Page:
Special Session Update- Day 1

capitol.jpgThe Alabama legislature convened yesterday for the first day of the 2015 First Special Session…and promptly adjourned until Monday, August 3rd.

Not sure about the math, but this leaves the possibility of having 9 additional work days in the session prior to expiration of the 30 calendar days allowed (unless they work on the weekend).

So the question of the day in the halls of the Statehouse was “what day will the Second Special Session start?”

A bill requires 5 working days at a minimum to pass both bodies of the legislature and to be transmitted to the Governor. Bills that reach the Governor less than five days before the end of the session may be approved by him within ten days after adjournment. Bills not approved within that time do not become law. This is known as a “pocket veto.”

If the legislature again fails to pass a General Fund appropriations bill that satisfies the Governor, the Governor can just sit on what they do pass and effectively will have vetoed it. At that point, there will be a requirement for a second special session.

The Governor has proposed a series of bills that essentially will provide an additional $302 million in revenue. These revenue measures include; increasing the business privilege tax ($38 million), increasing the tobacco tax ($70 million), doing away with the FICA exemption ($182 million) and not allowing withholding for state income taxes ($12 million). A soft drink tax has also been proposed in lieu of removing the FICA exemption ($182 million).

He has also proposed to utilize the prospective BP settlement for economic damages to offset state debts incurred in the past. The $1 billion anticipated amount would offset the amount borrowed by the General Fund from the Alabama Trust Fund in 2010 ($161 million) and 2013-2015 ($435 million). The balance would then go into the General Fund to use for ongoing operations. The $1 billion BP settlement for economic damages is expected to be $200 million up front and the remainder funded over a period of 18 years.

Removing the FICA exemption and not allowing withholding for state income taxes increases revenue to the Education Trust Fund by $194 million. In order to get the revenue into the General Fund where it is needed, the Governor has proposed removing the earmark for the use tax which would move approximately $225 million from the Education Trust Fund to the General Fund. This action would result in the Education Trust Fund being reduced by $31 million, which will not be wildly popular with legislators.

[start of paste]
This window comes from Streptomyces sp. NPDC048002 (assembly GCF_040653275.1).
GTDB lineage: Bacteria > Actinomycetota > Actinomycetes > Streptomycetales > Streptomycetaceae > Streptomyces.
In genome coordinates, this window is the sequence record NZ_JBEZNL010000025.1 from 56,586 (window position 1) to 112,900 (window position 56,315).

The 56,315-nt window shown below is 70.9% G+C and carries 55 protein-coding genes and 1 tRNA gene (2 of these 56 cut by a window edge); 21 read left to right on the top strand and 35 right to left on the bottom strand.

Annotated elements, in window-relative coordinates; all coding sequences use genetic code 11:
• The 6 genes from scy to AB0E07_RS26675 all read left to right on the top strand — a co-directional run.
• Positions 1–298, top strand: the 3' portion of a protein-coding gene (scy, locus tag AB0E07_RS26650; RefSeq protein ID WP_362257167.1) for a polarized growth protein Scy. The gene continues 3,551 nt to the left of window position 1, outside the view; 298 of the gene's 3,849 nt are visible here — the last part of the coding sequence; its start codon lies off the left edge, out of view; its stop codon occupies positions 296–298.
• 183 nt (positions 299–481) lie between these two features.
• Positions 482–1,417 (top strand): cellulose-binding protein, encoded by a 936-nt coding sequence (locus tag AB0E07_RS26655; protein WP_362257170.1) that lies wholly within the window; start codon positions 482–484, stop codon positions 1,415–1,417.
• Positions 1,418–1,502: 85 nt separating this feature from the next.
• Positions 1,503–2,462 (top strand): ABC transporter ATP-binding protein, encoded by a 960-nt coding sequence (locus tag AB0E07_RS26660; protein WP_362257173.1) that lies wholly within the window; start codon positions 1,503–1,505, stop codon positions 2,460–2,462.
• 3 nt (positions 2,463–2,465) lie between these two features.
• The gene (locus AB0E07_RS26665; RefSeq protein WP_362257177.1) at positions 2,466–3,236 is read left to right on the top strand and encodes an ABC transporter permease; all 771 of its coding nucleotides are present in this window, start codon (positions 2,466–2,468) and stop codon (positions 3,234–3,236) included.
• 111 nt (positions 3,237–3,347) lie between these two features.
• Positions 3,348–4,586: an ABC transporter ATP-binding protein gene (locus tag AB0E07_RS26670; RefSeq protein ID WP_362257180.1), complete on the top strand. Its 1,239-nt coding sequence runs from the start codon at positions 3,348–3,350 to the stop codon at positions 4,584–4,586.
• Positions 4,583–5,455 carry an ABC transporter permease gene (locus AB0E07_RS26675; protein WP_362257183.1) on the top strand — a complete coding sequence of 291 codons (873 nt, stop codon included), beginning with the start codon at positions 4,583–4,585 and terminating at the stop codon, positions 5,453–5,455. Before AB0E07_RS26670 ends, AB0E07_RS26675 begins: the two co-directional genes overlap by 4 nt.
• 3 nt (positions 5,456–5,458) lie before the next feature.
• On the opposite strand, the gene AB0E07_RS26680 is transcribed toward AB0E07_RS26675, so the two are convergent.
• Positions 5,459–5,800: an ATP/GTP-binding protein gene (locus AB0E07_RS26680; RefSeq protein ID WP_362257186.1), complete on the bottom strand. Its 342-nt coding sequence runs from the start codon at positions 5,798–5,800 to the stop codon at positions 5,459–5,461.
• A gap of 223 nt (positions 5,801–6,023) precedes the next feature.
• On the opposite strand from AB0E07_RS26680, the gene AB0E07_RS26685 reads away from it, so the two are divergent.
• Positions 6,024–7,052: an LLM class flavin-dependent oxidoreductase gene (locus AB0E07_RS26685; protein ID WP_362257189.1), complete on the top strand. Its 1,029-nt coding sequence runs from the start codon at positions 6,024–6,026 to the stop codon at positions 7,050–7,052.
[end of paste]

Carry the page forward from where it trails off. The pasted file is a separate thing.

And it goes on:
The House of Representatives adjourned yesterday without taking any bill introductions. Bills that increase or decrease revenue must originate in the House of Representatives. At this point, it is unclear what members of the House will be sponsoring the Governor’s bills.

State Budget Mess- Part II

trustWell…here we go again. Time to buckle the chin straps and get the ankles taped. No, it’s not football season, yet…unfortunately.

But it is time to bang a few heads and tee it up for another round of Montgomery politics. This chapter may get rough and it most certainly will be ugly.

The Governor has called the legislature back for a special session to pass an appropriations bill that will address the spending needs of the General Fund agencies. They will convene at 4 p.m. this evening and will have 30 calendar days to conduct 12 legislative work days.

The need for the special session was never in question. The timing is causing a little head scratching. Everyone had been planning that the special session would begin in mid-to-late August. The Governor surprised most everyone by moving that time-table up a month.

So here we are…starting the special session today…and there is no plan. Nada. Zip. Zero. Well, that’s not entirely correct. There are a bunch of plans/ideas, it’s just that none of them seem to have the necessary votes to get to the finish line.

The Governor has offered his solution…raise taxes.  He has reduced his desired revenue increase package from $541 million down to $350 million (Ummm….see BP Settlement), but offers no restructuring of government.

Senate President Pro Tem Del Marsh has his gaming plan. But, even with Pat Dye’s help, there doesn’t seem to be much support for it and again, no restructuring of government.

House Speaker Mike Hubbard has proposed a mixed bag of Indian gaming and targeted taxes. It appears that no one in the Senate is interested in this plan, so if the House passes tax increases they will be out on a limb all by themselves, and again, it does not include any restructuring of government.

So where does this leave us?

At the conclusion of the regular session, the legislature passed an appropriations bill that spent only the amount of current revenue anticipated for FY16, approximately $1.65 billion. The Governor vetoed it. The media and the state agencies went nuts.